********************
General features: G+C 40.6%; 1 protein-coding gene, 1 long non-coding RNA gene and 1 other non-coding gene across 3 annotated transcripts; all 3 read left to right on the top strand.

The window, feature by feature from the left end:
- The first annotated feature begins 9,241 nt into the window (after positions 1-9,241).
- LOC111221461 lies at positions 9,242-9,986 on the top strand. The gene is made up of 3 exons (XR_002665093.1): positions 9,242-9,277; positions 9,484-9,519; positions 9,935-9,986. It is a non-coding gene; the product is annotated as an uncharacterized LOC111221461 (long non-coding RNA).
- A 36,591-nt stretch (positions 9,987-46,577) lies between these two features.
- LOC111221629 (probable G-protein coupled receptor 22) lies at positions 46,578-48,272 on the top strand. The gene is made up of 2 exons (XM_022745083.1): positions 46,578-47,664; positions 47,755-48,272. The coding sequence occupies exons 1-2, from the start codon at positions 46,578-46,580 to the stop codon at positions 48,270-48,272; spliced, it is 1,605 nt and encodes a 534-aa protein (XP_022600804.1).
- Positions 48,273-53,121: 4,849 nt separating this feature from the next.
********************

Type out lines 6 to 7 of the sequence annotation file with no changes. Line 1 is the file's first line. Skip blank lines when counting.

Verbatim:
- LOC111221629 (probable G-protein coupled receptor 22) lies at positions 46,578-48,272 on the top strand. The gene is made up of 2 exons (XM_022745083.1): positions 46,578-47,664; positions 47,755-48,272. The coding sequence occupies exons 1-2, from the start codon at positions 46,578-46,580 to the stop codon at positions 48,270-48,272; spliced, it is 1,605 nt and encodes a 534-aa protein (XP_022600804.1).
- Positions 48,273-53,121: 4,849 nt separating this feature from the next.